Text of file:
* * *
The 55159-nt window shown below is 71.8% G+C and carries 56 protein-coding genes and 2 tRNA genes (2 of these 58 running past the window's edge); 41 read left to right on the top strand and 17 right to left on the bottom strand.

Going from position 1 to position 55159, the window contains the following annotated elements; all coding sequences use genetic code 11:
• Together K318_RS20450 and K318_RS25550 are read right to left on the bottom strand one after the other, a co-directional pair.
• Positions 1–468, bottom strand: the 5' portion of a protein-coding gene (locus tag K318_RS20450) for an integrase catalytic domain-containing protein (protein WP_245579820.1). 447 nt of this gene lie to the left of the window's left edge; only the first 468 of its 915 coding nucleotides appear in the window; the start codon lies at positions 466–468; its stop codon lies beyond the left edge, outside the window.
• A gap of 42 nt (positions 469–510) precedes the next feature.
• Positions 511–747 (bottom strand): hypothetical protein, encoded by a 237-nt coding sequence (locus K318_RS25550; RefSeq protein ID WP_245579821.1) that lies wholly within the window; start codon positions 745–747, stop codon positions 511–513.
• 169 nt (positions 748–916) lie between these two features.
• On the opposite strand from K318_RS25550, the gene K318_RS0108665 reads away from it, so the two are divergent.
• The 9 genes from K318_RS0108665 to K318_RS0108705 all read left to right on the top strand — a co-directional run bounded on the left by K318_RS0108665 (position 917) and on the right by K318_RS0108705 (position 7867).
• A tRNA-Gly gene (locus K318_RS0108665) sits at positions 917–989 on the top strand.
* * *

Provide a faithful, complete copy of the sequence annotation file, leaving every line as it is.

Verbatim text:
The 55159-nt window shown below is 71.8% G+C and carries 56 protein-coding genes and 2 tRNA genes (2 of these 58 running past the window's edge); 41 read left to right on the top strand and 17 right to left on the bottom strand.

Going from position 1 to position 55159, the window contains the following annotated elements; all coding sequences use genetic code 11:
• Together K318_RS20450 and K318_RS25550 are read right to left on the bottom strand one after the other, a co-directional pair.
• Positions 1–468, bottom strand: the 5' portion of a protein-coding gene (locus tag K318_RS20450) for an integrase catalytic domain-containing protein (protein WP_245579820.1). 447 nt of this gene lie to the left of the window's left edge; only the first 468 of its 915 coding nucleotides appear in the window; the start codon lies at positions 466–468; its stop codon lies beyond the left edge, outside the window.
• A gap of 42 nt (positions 469–510) precedes the next feature.
• Positions 511–747 (bottom strand): hypothetical protein, encoded by a 237-nt coding sequence (locus K318_RS25550; RefSeq protein ID WP_245579821.1) that lies wholly within the window; start codon positions 745–747, stop codon positions 511–513.
• 169 nt (positions 748–916) lie between these two features.
• On the opposite strand from K318_RS25550, the gene K318_RS0108665 reads away from it, so the two are divergent.
• The 9 genes from K318_RS0108665 to K318_RS0108705 all read left to right on the top strand — a co-directional run bounded on the left by K318_RS0108665 (position 917) and on the right by K318_RS0108705 (position 7867).
• A tRNA-Gly gene (locus K318_RS0108665) sits at positions 917–989 on the top strand.